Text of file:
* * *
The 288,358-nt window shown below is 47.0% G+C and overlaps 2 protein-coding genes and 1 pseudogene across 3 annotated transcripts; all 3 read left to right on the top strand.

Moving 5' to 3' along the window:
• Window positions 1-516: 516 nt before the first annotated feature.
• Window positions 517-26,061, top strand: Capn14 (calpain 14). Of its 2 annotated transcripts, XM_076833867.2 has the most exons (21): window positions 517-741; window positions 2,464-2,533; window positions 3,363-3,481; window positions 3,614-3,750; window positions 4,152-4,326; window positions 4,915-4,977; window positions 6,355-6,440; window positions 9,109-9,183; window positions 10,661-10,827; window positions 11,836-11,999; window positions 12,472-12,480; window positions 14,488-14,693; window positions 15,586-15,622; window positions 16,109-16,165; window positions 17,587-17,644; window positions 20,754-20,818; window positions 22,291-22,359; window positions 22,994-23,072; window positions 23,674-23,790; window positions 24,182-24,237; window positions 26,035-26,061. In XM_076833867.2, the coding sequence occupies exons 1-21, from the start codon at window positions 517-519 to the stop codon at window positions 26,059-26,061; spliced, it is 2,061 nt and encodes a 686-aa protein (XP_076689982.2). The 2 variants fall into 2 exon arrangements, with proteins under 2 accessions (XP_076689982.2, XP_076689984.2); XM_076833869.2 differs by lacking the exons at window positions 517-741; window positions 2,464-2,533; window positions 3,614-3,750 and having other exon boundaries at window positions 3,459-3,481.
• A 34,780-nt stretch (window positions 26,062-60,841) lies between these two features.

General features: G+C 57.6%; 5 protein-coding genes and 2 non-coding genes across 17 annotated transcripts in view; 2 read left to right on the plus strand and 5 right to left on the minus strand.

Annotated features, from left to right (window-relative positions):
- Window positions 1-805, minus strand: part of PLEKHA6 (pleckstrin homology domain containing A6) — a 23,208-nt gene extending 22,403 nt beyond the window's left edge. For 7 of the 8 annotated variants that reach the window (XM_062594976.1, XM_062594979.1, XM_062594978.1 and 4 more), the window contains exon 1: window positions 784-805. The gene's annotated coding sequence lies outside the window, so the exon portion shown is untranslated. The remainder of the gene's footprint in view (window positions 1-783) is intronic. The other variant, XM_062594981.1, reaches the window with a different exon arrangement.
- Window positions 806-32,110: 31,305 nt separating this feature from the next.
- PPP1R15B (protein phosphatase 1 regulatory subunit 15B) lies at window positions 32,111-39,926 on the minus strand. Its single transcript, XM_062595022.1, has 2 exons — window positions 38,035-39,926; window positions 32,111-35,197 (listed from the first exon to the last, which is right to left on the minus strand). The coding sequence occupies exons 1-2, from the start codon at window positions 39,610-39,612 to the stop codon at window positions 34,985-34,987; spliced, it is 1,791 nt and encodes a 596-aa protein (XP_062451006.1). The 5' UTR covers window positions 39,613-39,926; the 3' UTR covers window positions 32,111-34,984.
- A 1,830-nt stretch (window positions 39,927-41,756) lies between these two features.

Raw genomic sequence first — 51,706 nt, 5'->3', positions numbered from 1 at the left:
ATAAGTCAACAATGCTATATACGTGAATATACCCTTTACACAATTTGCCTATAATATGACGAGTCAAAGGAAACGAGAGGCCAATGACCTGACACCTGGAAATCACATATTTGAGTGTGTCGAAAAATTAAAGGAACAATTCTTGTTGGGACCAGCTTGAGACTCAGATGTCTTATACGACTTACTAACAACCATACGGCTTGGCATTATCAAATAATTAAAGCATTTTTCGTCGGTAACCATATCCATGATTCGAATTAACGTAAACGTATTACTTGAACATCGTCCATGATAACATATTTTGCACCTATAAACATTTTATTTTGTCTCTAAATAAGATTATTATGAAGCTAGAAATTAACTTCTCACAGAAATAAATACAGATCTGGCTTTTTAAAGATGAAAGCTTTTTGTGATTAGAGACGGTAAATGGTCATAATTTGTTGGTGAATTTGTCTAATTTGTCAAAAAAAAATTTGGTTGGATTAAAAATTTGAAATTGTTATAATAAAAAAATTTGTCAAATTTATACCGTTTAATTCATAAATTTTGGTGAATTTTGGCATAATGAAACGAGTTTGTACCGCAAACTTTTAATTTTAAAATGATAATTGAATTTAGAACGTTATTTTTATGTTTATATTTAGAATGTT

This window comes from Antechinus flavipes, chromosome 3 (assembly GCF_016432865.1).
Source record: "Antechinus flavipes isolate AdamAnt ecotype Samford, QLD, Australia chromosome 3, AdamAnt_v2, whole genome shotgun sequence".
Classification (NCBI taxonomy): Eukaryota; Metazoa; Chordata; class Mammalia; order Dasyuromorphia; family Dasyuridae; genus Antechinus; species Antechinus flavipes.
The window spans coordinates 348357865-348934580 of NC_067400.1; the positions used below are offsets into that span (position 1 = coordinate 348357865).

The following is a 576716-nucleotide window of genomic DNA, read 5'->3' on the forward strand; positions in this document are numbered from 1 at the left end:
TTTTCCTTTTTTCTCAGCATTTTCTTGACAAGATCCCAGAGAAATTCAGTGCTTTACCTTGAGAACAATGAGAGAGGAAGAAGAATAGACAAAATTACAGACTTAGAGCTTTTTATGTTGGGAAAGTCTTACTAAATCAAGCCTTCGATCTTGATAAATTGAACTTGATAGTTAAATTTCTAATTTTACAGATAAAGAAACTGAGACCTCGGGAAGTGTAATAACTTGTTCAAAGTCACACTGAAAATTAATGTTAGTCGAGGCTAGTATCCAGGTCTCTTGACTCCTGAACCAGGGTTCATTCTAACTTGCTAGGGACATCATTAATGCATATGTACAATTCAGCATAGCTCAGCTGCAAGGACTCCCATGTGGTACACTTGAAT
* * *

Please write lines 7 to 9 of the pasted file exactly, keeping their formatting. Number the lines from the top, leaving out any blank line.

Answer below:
Annotated features, from left to right (window-relative positions):
- Window positions 1-805, minus strand: part of PLEKHA6 (pleckstrin homology domain containing A6) — a 23,208-nt gene extending 22,403 nt beyond the window's left edge. For 7 of the 8 annotated variants that reach the window (XM_062594976.1, XM_062594979.1, XM_062594978.1 and 4 more), the window contains exon 1: window positions 784-805. The gene's annotated coding sequence lies outside the window, so the exon portion shown is untranslated. The remainder of the gene's footprint in view (window positions 1-783) is intronic. The other variant, XM_062594981.1, reaches the window with a different exon arrangement.
- Window positions 806-32,110: 31,305 nt separating this feature from the next.